Tokenism isn’t choice

The Queensland Government recently announced $171 million in palliative care funding over six years.

Governments that – like Queensland’s government – are intent on pushing through euthanasia and assisted suicide regimes like to make these big announcements about palliative care investments as a way of making people think they care about end-of-life choices.

Alarmingly, they even manage to convince people that palliative care access improves under euthanasia regimes.

A report from Aspex Consulting is often cited by state governments in this marketing campaign.

This report found a “very high majority” of euthanasia and assisted suicide patients had access to palliative care, and concluded that this negated the argument that euthanasia and assisted suicide is used when palliative care is not available.

But the report did not provide detail about when the patients had access to palliative care and – like we read of the Queensland experience this week – sometimes, access to palliative care occurs just hours before a person’s death.

This wasn’t the only detail missing from the Aspex report.

The report stated that the Canadian government committed $6 billion over 10 years to “home and palliative care,” but no information was given about how much was for “home care” accessed by those with no terminal illness, and how much was allocated to home and palliative care for those at the end of life. 

But perhaps that detail was omitted from the report because it would have revealed the shocking state of palliative care funding in Canada.

In the years preceding this $6 billion announcement, only $1 million of federal money was spent on palliative care annually.  Not $1 billion, just $1 million, or 0.017% of the health care budget. 

Given that Palliative Care Queensland recently asked for $275 million annually to meet the palliative care needs of Queenslanders alone, it is clear that an annual $1 million budget for all of Canada would mean that federal palliative care funding is virtually non-existent.

The Aspex report also failed to mention that more than six months after the announcement of a $6 billion investment, only six of Canada’s thirteen provinces had healthcare initiatives specific to palliative care.  That hardly makes for proper end-of-life care choices, particularly in a country where a person dies by euthanasia every two hours, on average.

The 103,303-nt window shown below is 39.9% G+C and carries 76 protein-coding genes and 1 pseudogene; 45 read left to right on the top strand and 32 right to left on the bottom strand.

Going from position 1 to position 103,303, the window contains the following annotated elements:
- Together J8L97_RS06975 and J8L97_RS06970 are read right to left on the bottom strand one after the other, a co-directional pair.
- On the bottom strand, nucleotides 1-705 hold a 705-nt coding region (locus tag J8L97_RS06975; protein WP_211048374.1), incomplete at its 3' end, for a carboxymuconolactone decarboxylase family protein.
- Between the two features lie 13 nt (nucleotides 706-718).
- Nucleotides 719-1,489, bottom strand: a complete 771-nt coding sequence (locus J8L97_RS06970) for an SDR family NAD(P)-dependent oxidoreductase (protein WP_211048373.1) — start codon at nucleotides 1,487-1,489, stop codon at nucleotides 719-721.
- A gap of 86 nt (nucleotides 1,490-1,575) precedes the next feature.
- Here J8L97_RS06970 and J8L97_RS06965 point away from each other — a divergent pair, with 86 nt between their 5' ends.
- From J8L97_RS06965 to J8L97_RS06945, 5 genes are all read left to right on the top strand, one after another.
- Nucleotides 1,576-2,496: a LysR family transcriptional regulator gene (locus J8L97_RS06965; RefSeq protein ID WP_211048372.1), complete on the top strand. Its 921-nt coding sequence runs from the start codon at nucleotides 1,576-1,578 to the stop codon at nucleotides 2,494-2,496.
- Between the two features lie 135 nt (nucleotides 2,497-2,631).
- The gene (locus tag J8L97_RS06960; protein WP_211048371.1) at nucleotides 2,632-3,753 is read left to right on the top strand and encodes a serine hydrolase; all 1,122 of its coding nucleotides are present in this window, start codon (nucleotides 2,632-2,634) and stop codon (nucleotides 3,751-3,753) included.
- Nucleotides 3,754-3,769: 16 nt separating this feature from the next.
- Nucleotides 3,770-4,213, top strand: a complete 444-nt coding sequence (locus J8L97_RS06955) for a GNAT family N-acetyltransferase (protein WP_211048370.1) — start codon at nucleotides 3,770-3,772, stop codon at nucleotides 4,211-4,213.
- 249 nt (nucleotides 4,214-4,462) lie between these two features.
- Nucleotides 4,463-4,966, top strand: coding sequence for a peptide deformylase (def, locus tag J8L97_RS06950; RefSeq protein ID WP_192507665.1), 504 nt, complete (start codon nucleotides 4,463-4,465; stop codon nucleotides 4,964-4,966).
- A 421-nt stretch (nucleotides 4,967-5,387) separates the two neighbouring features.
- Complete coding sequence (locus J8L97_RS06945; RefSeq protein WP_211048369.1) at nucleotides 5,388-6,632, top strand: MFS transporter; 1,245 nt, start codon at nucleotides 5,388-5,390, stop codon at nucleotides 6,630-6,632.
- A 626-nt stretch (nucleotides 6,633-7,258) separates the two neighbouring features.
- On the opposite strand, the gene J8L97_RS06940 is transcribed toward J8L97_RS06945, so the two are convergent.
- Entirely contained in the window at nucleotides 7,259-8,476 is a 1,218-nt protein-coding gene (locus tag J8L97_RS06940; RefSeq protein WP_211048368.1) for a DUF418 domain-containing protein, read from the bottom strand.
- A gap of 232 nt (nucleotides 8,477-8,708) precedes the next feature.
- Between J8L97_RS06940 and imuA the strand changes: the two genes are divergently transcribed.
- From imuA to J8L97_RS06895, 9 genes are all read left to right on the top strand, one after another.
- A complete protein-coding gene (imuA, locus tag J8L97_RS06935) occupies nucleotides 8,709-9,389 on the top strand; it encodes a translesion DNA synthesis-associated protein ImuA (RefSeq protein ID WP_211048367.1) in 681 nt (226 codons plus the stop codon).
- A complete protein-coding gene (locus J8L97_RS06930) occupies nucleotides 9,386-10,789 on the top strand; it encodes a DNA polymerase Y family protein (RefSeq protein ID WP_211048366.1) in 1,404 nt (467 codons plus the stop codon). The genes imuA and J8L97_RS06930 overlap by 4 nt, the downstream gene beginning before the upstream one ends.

Additionally, like Queensland’s promise of palliative care for everyone, euthanasia laws in Quebec entrench the right of the patient to end-of-life care to prevent and relieve their suffering. 

However, it is not clear that Quebec is delivering on this promise, given it was one of the provinces without any palliative care initiatives.

Moreover, in the first 18 months of legalised euthanasia in Quebec, the majority of euthanasia patients had their first palliative care consultation less than seven days before their request for euthanasia was made.  In near half of these cases, the palliative care consultation was only received after they had made the request to die. 

These would have been counted amongst the “high majority of euthanasia and assisted suicide patients receiving palliative care” that was mentioned in the Aspex report, but do these types of consultations really count if they occur simultaneously with a request to die.

Australians need to be very careful in accepting the misinformation spread by euthanasia advocates – particularly those self-serving government officials announcing palliative care budgets – without closer interrogation.

Look at what happened in Victoria.

After its passing of euthanasia and assisted suicide legislation, the Victorian Government announced palliative care funding of $62 million over a 5-year period, which was less than 20 per cent of the $65 million annual investment Palliative Care Victoria needed. 

In media spin, the Victorian Government will say that, post-euthanasia, its higher palliative care budget resulted in a palliative care workforce increase of 15 per cent. 

In reality, Victoria went from 0.7 palliative care physicians per 100,000 people to 0.8 palliative care physicians per 100,000 people, which is 40 per cent of the benchmark set by Palliative Care Australia and still the lowest number of palliative care physicians per person in the country.

Similarly, the Queensland Government announced $150 million in palliative care funding this year, and another $171 million over the next five years.  This is much more than it has spent previously, but is still only a fraction of the $275 million a year requested by Palliative Care Queensland.

Victorians, Queenslanders and indeed all Australians should be wary of governments that use tokenistic investments in palliative care to justify lethal laws.